• Poverty Reduction Strategy Review for Pakistan - WB reviewed on March 11 the Joint Staff Assessment of Pakistan’s Poverty Reduction Strategy Paper (PRSP), which was conducted by the staffs of the IMF and the WB.  The WB and IMF Board of Directors unanimously concurred with staff that the PRSP provides a credible poverty reduction strategy and a sound basis for IDA’s concessional assistance. The PRSP will be highlighted at the Pakistan Development Forum in Islamabad from March 17-19, 2004.  At the Forum, donors will discuss steps to assist the Government of Pakistan in fulfilling its poverty reduction strategy.
  • Village Banks to Empower Women in Sri Lanka - Five village banking units were launched on March 8 with financial support from the Japan Social Development Fund (JSDF), administered by the WB.  The units, located in southern part of the country, were inaugurated by the Women's Development Federation (WDF) in Sri Lanka, an NGO, led by women and currently operates 67 community-driven banking units.   The project is part of a grant of around US$900,000 approved in March of 2003. The aim of the initiative is to empower vulnerable women of lower income groups in a number of provinces of the country.

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9. New Publications from the World Bank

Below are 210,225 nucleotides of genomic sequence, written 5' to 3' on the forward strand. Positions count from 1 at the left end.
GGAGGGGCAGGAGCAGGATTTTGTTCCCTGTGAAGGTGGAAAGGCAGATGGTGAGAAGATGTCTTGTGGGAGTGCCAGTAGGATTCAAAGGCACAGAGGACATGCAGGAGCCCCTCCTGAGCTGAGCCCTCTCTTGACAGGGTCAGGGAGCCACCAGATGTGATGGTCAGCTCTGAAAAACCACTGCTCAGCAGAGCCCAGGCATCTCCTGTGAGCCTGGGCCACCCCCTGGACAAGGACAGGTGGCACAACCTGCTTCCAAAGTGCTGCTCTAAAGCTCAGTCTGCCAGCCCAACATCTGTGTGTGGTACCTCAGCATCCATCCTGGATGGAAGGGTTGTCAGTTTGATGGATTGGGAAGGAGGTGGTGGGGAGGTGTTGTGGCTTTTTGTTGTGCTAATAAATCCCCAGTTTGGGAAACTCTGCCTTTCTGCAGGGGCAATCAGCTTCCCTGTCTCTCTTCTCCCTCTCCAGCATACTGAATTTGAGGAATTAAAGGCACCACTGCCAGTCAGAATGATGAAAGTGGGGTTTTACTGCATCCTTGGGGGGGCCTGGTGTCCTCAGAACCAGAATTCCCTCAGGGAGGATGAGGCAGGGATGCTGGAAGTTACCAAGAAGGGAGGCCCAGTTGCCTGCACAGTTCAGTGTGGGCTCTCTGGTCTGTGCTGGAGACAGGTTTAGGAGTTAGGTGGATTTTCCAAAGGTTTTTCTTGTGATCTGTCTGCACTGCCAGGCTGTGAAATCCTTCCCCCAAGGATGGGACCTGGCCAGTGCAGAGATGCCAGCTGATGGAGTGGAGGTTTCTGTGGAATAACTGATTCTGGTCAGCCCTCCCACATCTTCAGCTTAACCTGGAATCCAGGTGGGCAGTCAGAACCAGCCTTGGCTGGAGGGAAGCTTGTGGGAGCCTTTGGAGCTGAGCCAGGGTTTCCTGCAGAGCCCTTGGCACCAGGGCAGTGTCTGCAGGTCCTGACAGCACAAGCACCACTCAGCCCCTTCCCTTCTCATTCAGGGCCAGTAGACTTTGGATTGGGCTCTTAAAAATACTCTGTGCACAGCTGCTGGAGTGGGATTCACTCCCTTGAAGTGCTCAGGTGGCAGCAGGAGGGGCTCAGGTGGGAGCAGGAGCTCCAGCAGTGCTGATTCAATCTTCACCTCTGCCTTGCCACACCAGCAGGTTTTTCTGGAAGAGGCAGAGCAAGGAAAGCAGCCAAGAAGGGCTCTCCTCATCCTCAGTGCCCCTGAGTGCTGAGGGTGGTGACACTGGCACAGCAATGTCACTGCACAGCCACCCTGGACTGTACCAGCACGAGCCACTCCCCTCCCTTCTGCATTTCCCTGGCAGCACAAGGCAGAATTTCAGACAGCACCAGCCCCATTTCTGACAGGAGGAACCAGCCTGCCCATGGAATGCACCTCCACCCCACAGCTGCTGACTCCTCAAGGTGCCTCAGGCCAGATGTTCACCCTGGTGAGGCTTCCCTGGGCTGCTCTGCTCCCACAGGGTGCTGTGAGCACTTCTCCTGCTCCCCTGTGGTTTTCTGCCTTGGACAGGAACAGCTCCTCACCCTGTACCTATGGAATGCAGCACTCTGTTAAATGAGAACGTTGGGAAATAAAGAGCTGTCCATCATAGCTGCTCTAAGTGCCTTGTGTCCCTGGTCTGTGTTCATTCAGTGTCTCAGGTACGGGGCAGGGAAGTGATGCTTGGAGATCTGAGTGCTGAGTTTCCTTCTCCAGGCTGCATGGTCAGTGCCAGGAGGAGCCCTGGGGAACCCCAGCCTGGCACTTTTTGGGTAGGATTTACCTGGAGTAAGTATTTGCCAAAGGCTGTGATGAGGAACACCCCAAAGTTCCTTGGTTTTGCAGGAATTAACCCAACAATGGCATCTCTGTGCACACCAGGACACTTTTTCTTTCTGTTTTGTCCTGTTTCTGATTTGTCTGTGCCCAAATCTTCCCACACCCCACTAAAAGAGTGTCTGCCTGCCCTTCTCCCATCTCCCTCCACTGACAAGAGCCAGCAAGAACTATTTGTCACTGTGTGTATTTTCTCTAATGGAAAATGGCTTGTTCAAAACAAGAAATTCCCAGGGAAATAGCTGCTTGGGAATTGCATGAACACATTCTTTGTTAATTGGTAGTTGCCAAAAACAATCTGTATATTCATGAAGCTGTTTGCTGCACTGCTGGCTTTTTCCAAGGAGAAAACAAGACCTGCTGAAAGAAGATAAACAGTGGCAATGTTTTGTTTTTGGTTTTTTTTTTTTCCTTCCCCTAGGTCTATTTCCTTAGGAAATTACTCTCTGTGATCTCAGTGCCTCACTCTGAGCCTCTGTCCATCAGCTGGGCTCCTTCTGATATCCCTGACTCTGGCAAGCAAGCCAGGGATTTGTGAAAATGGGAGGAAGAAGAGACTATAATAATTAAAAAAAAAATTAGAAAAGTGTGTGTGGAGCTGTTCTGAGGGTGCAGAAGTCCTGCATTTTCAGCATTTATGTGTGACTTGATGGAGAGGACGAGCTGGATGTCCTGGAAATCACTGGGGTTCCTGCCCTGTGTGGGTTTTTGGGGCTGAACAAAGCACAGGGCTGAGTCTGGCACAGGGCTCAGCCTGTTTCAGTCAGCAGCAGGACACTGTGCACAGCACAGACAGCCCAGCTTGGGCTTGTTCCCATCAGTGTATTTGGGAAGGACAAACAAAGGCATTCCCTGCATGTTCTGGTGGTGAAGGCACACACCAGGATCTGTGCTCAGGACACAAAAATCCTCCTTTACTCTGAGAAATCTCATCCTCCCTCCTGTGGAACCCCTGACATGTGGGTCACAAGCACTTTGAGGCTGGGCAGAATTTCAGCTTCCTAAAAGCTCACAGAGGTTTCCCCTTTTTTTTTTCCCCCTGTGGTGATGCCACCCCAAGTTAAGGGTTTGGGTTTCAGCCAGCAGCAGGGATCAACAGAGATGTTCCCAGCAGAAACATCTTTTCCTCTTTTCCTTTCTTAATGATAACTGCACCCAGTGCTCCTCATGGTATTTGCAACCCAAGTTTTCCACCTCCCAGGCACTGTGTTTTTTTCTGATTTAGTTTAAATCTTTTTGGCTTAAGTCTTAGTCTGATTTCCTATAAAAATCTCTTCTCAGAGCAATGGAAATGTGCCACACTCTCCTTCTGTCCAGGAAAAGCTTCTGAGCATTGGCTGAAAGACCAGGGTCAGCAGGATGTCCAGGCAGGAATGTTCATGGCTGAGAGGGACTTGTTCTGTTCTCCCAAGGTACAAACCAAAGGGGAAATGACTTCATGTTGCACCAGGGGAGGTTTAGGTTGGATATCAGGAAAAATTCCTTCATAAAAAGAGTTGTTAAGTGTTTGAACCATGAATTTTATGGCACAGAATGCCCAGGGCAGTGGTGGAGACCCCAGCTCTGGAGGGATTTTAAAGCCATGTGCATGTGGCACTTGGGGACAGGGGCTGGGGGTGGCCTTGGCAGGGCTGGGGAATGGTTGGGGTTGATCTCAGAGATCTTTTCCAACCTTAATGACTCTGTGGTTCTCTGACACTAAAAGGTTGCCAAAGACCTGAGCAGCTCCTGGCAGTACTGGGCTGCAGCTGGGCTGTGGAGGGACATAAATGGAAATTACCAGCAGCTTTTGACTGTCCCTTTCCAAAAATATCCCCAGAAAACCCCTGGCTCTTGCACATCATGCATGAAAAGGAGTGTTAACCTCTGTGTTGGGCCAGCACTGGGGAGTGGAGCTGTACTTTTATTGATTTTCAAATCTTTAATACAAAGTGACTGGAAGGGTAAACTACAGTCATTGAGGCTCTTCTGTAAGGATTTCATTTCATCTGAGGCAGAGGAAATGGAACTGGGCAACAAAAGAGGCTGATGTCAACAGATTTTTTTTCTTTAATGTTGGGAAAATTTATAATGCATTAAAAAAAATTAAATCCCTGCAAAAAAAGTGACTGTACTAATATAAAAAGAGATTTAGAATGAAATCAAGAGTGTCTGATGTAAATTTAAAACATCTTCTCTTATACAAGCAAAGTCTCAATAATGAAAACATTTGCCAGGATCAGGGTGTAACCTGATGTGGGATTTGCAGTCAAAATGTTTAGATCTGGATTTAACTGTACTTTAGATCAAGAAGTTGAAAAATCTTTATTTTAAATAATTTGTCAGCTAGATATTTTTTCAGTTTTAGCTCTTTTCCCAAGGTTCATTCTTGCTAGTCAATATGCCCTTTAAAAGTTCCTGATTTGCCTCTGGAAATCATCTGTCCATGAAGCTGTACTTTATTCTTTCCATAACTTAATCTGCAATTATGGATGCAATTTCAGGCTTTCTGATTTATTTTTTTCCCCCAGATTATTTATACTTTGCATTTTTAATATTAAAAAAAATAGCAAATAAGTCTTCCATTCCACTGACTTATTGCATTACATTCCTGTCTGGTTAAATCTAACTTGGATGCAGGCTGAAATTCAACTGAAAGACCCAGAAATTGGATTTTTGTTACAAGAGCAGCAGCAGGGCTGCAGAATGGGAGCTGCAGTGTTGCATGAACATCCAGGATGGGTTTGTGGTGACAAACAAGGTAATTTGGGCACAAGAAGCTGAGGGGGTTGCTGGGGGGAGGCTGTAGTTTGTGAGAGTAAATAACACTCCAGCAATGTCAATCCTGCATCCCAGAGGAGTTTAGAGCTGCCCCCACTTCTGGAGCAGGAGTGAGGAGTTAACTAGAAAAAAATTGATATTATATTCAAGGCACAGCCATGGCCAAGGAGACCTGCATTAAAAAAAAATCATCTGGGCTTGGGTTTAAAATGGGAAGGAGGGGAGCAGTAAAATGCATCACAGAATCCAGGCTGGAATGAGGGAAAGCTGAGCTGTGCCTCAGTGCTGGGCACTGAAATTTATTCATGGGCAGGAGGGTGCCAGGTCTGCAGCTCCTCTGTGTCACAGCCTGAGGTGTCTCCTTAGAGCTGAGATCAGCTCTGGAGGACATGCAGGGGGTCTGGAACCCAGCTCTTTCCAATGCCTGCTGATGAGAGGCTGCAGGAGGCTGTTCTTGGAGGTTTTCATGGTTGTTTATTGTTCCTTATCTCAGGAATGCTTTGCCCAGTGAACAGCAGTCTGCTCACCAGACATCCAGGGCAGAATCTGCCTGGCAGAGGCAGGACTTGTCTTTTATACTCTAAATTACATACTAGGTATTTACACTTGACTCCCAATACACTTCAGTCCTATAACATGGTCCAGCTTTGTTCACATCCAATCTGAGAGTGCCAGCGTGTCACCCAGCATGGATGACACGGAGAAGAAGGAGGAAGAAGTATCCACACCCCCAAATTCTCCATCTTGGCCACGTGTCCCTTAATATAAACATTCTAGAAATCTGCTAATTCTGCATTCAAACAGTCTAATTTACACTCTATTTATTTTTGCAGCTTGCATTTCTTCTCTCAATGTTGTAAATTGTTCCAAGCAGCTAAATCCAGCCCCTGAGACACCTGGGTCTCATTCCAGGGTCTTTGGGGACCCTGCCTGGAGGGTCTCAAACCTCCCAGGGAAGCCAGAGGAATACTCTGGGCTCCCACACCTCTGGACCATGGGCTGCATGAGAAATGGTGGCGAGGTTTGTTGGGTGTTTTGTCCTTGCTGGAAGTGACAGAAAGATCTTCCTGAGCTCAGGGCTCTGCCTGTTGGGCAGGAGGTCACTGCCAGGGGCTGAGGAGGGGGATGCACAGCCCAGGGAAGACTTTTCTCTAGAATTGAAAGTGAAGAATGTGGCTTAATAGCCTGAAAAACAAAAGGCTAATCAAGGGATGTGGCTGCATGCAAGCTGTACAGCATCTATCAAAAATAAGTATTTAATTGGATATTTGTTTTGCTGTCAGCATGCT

• OED Review of Social Development in Bank Activities - The study identified 2,577 projects covered by recent OED evaluations.  The Review presents a number of specific findings, including: (a) WB's social development resources can be better used to support its social development goals; (b) in many countries, WB can provide an increased social development capacity in the field by making greater use of in-country institutions; (c) country teams need consistent access to essential social information to build social development into project designs and ensure that social development concerns are addressed during implementation; (d) WB mission and policy priorities related to social development receive uneven treatment across regions, and gaps in skills and monitoring and evaluation lead to uneven treatment within countries; and (e) the WB needs to do more to convince borrowing countries and even some of its own staff of the potential of social development.  The Review provides an important input to the WB's draft Strategic Priorities paper on Social Development, discussed in item 2 above in this newsletter.